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Modpools turns shipping containers into amazing swimming pools

Worlds greenest terminal opens at Oslo airport

April 28, 2017 by  
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Nordic Office of Architecture recently completed the world’s greenest airport terminal with their new 115,000-square-meter extension that’s doubled the size of Oslo Airport. As the world’s first airport building to achieve the BREEAM Excellence sustainability rating, the renovated Oslo Airport boasts an array of energy-efficient strategies as well as on-site energy harvesting systems. The most notable energy-saving measure is the airport’s collection and storage of snow for reuse as coolant during the summer. The recent expansion is a continuation of Nordic’s work on the Oslo Airport, which the architecture firm designed in 1998. The Oslo-based design studio’s 300-meter-long extension preserves the building’s simple and iconic appearance while increasing airport capacity from 19 million to an anticipated future capacity of 30 million. New design elements also improve the passenger experience, such as the reduction of walking distances to a maximum of 450 meters, and the overhaul of the existing train station at the heart of the airport. Artificial lighting is minimized in favor of natural lighting to improve passenger comfort and reduce energy demands. Related: Zaha Hadid unveils plans for world’s largest airport terminal in Beijing In addition to the use of natural lighting and the reuse of snow as a summer coolant, the architects reduced the airport’s carbon footprint by 35 percent with the use of environmentally friendly and recycled materials . The new pier is entirely clad in timber sourced from Scandinavian forests, while additional natural materials, green walls, and water features, can be found throughout the interior. Recycled steel and concrete mixed with volcanic ash were also used. Improved insulation has helped the building achieve Passive House-level performance standards and, coupled with on-site energy harvesting, slashed energy consumption by over 50 percent as compared to the existing terminal. + Nordic Office of Architecture Images by Ivan Brodey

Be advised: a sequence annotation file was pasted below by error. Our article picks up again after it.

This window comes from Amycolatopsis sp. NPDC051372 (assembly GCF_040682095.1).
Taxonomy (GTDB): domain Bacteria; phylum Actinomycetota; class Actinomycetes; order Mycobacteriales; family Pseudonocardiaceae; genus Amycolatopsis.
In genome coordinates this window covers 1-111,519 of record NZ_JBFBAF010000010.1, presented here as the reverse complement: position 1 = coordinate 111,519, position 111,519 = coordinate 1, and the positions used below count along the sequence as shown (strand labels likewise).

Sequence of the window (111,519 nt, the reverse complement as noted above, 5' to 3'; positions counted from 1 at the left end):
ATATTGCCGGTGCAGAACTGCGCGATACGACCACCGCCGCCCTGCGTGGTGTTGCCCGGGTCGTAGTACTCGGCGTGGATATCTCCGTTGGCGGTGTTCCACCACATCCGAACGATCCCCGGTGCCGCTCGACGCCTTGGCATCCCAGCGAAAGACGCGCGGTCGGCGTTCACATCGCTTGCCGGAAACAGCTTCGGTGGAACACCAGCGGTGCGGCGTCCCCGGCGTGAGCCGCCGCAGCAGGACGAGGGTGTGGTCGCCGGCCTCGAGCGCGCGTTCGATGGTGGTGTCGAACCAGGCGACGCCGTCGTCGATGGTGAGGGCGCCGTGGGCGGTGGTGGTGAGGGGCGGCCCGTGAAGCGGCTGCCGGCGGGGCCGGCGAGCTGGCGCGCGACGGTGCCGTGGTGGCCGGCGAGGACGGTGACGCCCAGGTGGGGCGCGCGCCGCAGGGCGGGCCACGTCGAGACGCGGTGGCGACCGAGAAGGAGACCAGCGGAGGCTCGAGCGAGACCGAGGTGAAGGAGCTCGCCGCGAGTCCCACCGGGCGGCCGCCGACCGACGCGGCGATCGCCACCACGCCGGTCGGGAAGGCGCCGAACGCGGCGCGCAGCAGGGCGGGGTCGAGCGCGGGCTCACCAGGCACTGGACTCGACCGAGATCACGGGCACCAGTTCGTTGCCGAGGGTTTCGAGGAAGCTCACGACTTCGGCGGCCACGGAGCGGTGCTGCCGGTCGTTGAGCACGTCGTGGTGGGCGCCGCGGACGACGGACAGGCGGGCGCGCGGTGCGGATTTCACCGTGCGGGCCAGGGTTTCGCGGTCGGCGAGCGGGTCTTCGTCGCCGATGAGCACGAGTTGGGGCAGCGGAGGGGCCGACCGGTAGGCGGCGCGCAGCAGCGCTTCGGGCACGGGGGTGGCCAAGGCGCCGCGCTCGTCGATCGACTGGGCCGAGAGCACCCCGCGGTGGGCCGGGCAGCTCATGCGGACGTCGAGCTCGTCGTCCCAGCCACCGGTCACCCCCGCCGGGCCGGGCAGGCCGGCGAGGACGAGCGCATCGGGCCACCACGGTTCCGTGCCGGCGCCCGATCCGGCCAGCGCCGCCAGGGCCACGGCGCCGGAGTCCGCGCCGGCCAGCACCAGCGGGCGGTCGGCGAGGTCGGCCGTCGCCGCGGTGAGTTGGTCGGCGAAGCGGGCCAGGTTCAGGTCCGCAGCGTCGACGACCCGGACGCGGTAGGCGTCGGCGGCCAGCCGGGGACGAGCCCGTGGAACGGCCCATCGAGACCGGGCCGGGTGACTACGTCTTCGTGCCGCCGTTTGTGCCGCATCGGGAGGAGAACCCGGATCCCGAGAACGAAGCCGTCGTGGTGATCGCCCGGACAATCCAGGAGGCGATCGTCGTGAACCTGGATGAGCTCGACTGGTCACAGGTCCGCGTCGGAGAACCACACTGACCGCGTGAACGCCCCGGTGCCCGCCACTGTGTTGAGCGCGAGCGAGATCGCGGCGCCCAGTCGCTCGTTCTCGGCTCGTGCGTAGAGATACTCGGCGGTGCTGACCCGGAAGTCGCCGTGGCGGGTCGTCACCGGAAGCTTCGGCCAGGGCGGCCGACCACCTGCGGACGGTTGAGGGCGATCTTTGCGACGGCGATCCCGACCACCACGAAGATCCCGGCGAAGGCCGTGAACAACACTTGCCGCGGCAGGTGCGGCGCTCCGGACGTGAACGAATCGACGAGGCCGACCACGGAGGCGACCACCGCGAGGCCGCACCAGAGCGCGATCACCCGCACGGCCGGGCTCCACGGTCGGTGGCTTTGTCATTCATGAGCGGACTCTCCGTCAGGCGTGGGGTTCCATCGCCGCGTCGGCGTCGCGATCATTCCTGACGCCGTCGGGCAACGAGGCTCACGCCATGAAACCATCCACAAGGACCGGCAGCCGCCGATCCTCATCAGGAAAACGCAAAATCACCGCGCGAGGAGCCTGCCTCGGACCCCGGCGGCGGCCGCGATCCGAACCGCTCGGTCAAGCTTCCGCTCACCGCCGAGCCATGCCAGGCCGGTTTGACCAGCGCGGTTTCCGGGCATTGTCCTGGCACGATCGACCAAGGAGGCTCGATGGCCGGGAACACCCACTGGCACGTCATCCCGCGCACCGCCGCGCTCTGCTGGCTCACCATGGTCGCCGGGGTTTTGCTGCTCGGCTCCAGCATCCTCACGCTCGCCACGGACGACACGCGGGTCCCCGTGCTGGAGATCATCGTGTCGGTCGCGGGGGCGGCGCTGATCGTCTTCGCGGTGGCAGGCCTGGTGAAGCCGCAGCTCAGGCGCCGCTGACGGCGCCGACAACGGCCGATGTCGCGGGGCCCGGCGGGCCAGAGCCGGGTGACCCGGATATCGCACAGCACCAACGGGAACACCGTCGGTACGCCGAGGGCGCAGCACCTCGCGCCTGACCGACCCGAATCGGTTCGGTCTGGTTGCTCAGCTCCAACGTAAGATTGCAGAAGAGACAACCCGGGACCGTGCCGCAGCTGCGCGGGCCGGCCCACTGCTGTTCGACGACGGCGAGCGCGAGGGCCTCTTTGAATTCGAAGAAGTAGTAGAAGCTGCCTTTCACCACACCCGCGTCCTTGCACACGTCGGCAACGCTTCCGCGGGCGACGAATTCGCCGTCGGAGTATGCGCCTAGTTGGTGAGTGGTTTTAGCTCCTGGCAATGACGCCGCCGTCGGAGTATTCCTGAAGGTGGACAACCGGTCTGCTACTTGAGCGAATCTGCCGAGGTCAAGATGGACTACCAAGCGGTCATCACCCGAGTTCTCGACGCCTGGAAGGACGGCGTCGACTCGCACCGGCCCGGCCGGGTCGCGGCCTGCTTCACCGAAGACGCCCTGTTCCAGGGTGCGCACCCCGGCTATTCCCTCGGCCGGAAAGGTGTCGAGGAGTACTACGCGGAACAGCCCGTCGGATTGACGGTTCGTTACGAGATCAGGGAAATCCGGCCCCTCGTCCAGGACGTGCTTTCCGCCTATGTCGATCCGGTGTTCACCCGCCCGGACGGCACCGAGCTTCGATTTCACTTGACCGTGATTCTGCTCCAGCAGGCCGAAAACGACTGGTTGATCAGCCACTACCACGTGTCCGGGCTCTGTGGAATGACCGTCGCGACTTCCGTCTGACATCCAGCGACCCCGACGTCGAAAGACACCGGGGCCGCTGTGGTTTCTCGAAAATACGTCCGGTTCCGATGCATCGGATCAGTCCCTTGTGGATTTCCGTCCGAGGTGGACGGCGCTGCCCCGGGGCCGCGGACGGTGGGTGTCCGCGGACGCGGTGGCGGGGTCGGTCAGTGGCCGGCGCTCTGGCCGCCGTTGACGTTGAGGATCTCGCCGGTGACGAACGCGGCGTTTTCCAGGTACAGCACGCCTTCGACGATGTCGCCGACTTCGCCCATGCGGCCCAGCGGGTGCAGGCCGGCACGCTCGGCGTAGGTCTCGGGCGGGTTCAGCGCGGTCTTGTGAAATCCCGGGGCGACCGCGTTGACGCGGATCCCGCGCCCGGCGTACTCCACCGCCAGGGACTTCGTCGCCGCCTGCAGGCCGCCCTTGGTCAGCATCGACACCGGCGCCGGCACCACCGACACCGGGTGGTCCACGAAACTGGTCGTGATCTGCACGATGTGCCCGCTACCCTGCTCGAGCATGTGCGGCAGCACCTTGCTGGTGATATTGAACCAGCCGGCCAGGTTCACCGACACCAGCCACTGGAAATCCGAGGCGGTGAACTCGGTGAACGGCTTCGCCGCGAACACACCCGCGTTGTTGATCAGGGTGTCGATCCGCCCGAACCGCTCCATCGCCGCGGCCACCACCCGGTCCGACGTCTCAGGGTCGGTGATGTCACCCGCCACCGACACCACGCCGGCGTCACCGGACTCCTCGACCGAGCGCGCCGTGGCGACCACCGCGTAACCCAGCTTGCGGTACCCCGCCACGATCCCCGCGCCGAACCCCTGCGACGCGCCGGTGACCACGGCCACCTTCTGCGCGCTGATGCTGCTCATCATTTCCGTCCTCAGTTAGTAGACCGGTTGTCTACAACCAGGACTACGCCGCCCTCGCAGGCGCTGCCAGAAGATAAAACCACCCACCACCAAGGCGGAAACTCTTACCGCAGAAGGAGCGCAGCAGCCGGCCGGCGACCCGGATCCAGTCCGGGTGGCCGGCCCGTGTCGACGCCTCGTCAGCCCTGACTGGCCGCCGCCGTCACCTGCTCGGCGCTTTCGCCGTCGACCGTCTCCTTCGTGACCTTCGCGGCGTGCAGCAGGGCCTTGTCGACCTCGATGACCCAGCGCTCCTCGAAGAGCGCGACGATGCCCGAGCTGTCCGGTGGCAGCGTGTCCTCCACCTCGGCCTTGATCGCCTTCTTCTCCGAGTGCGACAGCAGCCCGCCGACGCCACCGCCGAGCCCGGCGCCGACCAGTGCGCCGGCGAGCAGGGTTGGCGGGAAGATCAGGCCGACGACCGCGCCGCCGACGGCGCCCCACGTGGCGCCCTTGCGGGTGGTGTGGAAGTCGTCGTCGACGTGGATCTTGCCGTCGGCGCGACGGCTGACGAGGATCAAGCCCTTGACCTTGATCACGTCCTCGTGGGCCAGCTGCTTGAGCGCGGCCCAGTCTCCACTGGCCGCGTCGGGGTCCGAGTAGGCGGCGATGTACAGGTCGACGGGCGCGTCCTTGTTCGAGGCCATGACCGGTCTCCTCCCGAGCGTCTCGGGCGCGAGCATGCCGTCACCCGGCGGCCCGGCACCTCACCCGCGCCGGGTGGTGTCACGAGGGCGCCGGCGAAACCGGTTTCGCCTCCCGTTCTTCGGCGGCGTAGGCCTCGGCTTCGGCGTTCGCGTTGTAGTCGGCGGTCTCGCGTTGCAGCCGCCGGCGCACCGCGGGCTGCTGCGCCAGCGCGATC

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Worlds greenest terminal opens at Oslo airport

Nature-inspired gallery celebrates Taiwans aboriginal cultures with cargotecture